By Mary Robinson and Desmond Tutu
Dhaki is from the southern region of Ethiopia. At age 13, instead of going to school, Dhaki was marrried and tended cattle for her family. Her husband, 11 years older than she, regularly forced himself on her. Her nightly cries were ignored by her neighbors, and she was shunned by her community for not respecting the wishes of her husband.
Sadly, millions of girls worldwide have little or no choice about when and whom they marry. One in three girls in the developing world is married before she is 18 – one in seven before she is 15. The reasons for child marriage vary: Custom, poverty and lack of education all play a part. Boys are married young, too, but a far greater number of girls are affected and it has a much more devastating impact on their lives.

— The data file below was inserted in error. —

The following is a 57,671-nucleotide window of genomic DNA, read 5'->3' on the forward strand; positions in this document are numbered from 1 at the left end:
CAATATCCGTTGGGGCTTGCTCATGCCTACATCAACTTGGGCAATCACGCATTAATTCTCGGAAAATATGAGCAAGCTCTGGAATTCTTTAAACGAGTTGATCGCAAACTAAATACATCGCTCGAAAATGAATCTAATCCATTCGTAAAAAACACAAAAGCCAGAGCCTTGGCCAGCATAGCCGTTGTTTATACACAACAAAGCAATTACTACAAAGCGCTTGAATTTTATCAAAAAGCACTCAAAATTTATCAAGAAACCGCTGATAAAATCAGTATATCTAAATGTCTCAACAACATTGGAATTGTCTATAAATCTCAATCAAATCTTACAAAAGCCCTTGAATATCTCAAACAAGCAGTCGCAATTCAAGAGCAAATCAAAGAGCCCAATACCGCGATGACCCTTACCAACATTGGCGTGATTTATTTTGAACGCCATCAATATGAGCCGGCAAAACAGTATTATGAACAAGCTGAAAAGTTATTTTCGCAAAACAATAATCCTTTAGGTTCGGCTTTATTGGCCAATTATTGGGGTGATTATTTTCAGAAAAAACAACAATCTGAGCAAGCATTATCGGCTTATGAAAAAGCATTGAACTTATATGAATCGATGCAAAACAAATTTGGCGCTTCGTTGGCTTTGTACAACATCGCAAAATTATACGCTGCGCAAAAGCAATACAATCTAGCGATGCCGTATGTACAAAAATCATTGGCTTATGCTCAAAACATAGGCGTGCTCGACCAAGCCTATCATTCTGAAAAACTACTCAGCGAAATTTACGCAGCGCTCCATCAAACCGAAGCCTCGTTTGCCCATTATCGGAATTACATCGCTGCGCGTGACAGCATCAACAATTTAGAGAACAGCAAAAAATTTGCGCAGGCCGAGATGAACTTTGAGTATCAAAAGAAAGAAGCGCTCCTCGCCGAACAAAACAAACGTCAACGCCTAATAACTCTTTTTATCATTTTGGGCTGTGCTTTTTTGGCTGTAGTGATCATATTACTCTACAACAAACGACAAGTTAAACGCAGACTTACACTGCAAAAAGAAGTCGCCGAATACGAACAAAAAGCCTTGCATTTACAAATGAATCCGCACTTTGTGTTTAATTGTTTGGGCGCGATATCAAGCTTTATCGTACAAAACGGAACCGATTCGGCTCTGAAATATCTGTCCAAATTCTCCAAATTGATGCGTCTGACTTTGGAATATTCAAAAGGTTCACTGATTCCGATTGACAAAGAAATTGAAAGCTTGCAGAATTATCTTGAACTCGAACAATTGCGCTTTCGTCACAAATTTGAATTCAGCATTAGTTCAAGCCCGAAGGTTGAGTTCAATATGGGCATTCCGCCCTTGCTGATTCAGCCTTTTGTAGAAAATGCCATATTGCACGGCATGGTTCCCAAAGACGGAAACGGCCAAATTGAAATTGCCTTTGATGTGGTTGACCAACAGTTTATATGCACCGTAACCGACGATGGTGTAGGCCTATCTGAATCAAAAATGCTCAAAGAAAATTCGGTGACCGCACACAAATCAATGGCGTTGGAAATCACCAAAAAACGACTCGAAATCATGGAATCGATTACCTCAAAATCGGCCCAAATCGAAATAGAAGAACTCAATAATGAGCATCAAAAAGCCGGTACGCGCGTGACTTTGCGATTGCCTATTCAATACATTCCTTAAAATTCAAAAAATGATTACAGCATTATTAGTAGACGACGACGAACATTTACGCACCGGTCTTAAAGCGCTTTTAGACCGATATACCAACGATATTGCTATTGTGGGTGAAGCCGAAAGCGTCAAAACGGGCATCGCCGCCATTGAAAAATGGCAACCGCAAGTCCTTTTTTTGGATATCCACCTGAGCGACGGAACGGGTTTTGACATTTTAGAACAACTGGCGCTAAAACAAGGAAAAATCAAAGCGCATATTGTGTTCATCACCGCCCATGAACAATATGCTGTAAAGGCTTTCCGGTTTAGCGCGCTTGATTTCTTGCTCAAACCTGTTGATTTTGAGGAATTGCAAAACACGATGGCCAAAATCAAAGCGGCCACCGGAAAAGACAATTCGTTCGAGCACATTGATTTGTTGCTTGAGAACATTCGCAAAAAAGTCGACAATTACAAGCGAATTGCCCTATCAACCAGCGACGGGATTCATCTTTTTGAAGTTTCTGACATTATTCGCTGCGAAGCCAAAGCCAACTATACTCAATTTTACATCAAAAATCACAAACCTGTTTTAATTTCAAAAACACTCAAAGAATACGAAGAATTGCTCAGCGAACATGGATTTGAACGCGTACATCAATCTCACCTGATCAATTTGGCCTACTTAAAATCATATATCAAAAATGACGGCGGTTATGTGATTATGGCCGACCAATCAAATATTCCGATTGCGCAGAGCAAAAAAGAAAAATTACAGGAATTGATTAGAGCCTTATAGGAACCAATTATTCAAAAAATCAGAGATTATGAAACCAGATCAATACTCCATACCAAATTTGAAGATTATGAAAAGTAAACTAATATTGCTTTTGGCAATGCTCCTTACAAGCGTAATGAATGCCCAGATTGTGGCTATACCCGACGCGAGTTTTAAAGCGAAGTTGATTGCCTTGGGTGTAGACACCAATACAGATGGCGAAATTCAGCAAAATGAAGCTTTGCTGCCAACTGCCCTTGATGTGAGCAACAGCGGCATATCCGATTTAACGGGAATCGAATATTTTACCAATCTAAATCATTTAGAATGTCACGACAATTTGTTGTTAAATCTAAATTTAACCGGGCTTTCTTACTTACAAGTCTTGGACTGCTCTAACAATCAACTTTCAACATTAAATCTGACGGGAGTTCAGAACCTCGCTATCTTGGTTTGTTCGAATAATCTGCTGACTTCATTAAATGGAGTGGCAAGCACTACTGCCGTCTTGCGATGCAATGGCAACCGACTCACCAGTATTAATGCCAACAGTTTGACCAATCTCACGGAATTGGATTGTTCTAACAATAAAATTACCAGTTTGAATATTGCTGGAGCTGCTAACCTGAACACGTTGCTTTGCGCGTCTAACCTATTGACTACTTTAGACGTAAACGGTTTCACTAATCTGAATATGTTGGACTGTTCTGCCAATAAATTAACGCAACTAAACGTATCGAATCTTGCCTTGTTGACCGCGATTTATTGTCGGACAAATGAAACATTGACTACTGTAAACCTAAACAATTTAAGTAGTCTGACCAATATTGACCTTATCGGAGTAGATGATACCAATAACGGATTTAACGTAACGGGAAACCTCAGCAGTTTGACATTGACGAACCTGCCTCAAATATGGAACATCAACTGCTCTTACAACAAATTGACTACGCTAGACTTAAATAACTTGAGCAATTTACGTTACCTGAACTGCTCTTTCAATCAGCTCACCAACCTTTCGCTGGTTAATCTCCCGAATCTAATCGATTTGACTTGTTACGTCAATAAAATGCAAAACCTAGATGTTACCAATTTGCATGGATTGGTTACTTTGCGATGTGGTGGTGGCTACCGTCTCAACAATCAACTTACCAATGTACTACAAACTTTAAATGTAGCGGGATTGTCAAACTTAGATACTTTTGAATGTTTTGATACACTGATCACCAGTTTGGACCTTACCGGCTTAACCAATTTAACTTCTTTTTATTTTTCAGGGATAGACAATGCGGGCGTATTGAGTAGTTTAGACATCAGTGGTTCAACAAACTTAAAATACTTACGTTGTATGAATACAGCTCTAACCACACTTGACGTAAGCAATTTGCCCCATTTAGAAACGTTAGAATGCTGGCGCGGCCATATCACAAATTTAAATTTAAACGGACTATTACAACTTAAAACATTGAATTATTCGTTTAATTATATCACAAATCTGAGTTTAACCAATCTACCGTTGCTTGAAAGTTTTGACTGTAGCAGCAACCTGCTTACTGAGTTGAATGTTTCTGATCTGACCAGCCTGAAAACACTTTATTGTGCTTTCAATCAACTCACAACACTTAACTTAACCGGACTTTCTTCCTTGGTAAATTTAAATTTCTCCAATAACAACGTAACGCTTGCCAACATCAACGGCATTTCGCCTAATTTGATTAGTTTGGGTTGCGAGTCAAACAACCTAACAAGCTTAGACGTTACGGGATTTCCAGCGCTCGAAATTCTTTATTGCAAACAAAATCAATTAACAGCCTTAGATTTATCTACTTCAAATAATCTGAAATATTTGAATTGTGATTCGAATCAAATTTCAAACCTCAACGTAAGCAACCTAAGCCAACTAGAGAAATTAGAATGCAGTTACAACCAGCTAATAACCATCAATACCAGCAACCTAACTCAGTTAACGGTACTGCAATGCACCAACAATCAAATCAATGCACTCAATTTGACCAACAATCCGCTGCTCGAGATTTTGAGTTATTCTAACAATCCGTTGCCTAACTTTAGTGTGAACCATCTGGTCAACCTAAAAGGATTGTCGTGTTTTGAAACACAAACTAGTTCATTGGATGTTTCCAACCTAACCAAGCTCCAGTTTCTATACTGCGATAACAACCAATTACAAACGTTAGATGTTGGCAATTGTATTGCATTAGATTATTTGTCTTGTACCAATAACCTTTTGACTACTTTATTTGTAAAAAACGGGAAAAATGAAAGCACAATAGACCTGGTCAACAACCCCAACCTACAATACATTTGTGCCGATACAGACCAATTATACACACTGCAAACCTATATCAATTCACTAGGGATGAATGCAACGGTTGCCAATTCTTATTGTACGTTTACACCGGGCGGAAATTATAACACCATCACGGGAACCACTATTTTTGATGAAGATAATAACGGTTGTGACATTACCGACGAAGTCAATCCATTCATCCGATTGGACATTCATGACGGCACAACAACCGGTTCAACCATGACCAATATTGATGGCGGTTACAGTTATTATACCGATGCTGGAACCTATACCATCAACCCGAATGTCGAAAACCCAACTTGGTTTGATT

Because they are young, child brides are relatively powerless in their families and often lack access to health information. This makes them more vulnerable to serious injury and death in childbirth – the leading cause of death in girls in the developing world ages 15 to 19. Child brides are also more likely to experience domestic violence and to live in poverty than women who marry later.
Child marriage is just one factor in the lives of many girls and women, but it affects not just their health, education and employment options but also the welfare of their communities. We know that empowering girls is one of the most effective ways to improve the health and prosperity of societies. Child marriage perpetuates poverty by keeping girls, their children and their communities poor.
To realize change, we first need to provide greater options for girls by investing in them and supporting their families. Changing national laws is not enough. Most countries with high rates of child marriage have outlawed it. Lasting change requires local leaders and communities to agree that child marriage is harmful and make a collective decision to end the practice.
Read the rest of this article at the Washington Post.